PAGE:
Hi, it’s Patrik Hutzel from INTENSIVECAREHOTLINE.COM where we instantly improve the lives for Families of critically ill Patients in Intensive Care, so that you can make informed decisions, have PEACE OF MIND, real power, real control and so that you can influence decision making fast, even if you’re not a doctor or a nurse in Intensive Care!
This is another episode of “YOUR QUESTIONS ANSWERED“ and in last week’s episode I answered another question from one of my clients and the question in the last episode was
You can check out last weeks question by clicking on the link here.
In this week’s episode of “YOUR QUESTIONS ANSWERED“, I want to answer the next questions from one my clients Andrea who has her 34 year old sister in Intensive Care with non-Hodgkins Lymphoma and a stroke.
Today’s questions and excerpt from the 1:1 consulting and advocacy session is
Is it best to have a breathing tube /endotracheal tube after stroke and seizures?
You can also check-out previous consulting and advocacy sessions with Andrea here
Patrik: One thing that- I tell you what I’ve seen in ICU over the years especially with cancer patients right? I can’t recall ever a cancer patient having a stroke, I can’t recall that, but I can tell you what I can recall and sort of it’s almost like a golden rule in ICU that anybody with a weak immune system after chemotherapy, radiotherapy, should not go on a ventilator.
And by that I mean they should be going on the ventilator if they have to, but with a low or almost non-existent immune system it can be very difficult to get those patients off the ventilator. That’s what I’m saying.
More specifically, I mean Patients with cancer end up having radiotherapy or Chemotherapy and then their immune system is so weakened that they often end up with sepsis as part of a Pneumonia for example.
On top of that like you have already described, your sister has low Platelets, low Haemoglobin, low white cell count (WCC) and she is potentially neutropenic.
Keep in mind getting on a ventilator is risky at the best of times, let alone when you have all those other risk factors such as cancer and no immune system. Imagine you have a sepsis, Pneumonia, you have no immune system to fight the Pneumonia and the sepsis and you are on a ventilator?
Chances for survival are rapidly diminishing in situations like that which is why avoiding going on a ventilator is a good strategy to have in order to increase the chances of survival!
I have rarely seen Patients on a ventilator with no immune system survive, it’s very rare.
Patrik: That is a concern and I can tell you I have seen people coming off the ventilator successfully but if it’s more difficult in any patient group it’s probably with cancer patients with no immune system going into ICU on a ventilator. It can be very difficult getting them off that ventilator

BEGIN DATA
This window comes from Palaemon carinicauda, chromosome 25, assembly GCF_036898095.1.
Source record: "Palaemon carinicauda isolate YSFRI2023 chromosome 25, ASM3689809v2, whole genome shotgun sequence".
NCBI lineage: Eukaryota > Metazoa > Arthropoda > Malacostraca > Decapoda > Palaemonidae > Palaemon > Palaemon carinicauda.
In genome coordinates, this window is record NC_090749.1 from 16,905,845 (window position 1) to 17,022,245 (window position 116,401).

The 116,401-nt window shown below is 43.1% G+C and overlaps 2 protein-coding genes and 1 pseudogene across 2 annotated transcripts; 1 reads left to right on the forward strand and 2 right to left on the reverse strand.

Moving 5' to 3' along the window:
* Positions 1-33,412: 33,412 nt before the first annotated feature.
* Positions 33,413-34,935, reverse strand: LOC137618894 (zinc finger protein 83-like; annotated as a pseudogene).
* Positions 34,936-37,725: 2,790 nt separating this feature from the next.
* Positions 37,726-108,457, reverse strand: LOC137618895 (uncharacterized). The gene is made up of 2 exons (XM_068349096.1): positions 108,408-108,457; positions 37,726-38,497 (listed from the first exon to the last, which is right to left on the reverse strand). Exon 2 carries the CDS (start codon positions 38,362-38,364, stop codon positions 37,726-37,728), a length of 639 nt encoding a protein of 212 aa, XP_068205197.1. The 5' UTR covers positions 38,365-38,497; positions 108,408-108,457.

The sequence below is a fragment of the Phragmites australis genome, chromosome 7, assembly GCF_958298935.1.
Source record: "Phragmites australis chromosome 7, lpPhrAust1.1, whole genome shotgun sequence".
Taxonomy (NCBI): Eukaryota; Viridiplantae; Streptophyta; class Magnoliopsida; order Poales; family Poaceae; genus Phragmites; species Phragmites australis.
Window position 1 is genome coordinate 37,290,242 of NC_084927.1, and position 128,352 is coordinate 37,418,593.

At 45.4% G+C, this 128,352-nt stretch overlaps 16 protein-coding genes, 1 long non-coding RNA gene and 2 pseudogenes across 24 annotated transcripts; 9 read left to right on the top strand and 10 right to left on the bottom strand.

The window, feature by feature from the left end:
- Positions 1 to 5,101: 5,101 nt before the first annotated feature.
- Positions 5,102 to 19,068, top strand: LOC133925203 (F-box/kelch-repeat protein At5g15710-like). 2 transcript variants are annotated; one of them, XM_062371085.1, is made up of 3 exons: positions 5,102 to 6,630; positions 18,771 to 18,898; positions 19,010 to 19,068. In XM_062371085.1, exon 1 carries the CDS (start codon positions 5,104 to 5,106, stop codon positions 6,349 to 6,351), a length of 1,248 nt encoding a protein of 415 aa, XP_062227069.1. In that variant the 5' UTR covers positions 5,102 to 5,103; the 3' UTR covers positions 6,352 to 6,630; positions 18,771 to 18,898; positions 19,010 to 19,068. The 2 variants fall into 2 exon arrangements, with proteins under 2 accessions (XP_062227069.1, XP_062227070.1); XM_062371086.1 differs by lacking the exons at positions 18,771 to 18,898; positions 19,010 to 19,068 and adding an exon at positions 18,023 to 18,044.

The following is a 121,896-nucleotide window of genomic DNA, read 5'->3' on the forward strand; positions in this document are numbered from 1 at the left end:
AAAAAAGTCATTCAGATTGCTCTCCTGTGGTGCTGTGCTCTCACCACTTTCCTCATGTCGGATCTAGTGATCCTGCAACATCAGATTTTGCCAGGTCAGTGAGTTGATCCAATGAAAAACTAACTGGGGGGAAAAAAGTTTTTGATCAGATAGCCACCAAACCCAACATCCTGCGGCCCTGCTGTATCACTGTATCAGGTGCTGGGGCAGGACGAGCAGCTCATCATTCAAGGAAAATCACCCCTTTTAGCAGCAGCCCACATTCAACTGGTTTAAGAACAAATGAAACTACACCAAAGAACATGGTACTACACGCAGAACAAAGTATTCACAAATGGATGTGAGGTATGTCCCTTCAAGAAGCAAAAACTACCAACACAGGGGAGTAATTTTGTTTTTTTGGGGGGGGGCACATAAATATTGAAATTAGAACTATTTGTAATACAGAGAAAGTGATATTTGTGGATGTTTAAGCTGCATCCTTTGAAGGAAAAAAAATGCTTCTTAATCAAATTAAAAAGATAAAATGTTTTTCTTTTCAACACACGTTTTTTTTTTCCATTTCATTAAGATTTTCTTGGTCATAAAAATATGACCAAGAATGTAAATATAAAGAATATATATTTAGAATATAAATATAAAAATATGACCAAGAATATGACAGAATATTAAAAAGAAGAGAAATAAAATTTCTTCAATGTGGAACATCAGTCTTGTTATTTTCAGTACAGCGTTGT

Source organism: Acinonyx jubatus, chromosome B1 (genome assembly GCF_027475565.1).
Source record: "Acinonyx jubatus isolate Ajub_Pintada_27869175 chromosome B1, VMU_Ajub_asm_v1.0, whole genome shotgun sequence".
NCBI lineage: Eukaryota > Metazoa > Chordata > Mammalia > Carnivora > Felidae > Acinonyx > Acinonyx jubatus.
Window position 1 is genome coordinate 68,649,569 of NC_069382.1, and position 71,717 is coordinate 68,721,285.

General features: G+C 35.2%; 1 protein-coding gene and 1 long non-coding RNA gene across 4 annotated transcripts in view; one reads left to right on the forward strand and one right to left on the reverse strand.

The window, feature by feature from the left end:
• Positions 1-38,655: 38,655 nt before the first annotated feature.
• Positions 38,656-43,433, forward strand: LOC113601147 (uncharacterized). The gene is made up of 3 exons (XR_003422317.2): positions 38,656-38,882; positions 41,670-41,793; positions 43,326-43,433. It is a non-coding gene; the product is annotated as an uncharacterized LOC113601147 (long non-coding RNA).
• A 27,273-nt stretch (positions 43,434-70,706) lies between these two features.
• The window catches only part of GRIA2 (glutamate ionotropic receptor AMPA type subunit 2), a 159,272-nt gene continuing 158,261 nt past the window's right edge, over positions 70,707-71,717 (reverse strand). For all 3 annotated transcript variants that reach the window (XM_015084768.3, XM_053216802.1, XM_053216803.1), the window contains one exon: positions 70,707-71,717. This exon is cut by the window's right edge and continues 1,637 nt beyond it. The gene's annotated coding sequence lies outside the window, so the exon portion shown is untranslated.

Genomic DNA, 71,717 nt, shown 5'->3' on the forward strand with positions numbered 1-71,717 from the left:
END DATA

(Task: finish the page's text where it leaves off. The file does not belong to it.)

Andrea: I’m sorry is that the machine that goes down into their lungs?
Patrik: Yes. Yes. Mm-hmm (affirmative).
Andrea: And why would they put a ventilator in because they had a stroke she was having seizures why would they?
Patrik: Okay, okay. So she had seizures did she?
Andrea: Well they said it was a stroke or a seizure. I can’t remember the-
Patrik: They weren’t sure?
Andrea: Yeah, no.
Patrik: Okay no, no it’s good that you mention that. So what happens, so what’s probably happened as well. If she had seizures or if they had suspected she had seizures she would be getting medications like Keppra, or Phenytoin which is a prophylactic seizure management medication and that would dampen her neurology even further.
Patrik: So what I’m saying is we’ve talked about Propofol and Midazolam
Patrik: -a while back. So if she had a stroke or if they had suspicions she had a stroke she is now probably on Keppra or on Phenytoin.
And that would delay waking up even more.
Patrik: Right? So I will send you all of those drug names in a moment.
Andrea: Mm-hmm (affirmative)?
Patrik: You know you can ask them, and why is it difficult to get somebody off a ventilator with you know, sort of low immune system. It’s just that they’re general condition is very poor and I’m sure that’s the case in your sister’s situation, would that be fair to say?
Andrea: Yeah. Yeah, yeah.
Patrik: And that can make it challenging to get off of the ventilator, but she needs to wake up as a next step. You know that’s the next step.
Andrea: That’s what we’re waiting for.
Patrik: That’s right, that’s right. And then you can sort of once she’s waking up then you can worry about, can we get her off the ventilator or not.
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Why did they put a ventilator on in the first place with a stroke? I could probably tell you. Number one she may have stopped breathing for a period of time and number two that one of the biggest risks for stroke and for seizures is aspiration, have you heard of that?
Patrik: Basically what it is, stroke, or seizures, a lot of people vomit because of it. Right? During that episode stomach content is going down their lungs and that’s called an aspiration Pneumonia.
Patrik: Right? And if that happens. The next thing is a Pneumonia is happening. Alright? And you can only protect somebody from aspirating if you put a breathing tube/endotracheal tube in and the breathing tube is blocked with an air balloon and that stops, that stops anything going down the lungs.
Patrik: So, that would have been one of the reasons they would have put your sister on a ventilator.
Patrik: Right. And what might have happened during the stroke or the seizure as well, her oxygen levels might have come down and I would hope that during the seizure or the stroke they would have done some neurological observations. And her oxygen level was probably down.
Andrea: Mm-hmm (affirmative).
Patrik: So those are the most likely reasons they put her on a ventilator.
Andrea: Mm-kay (affirmative).
Patrik: So what I’ll do with the next step is I will send you more information, more questions you should be asking.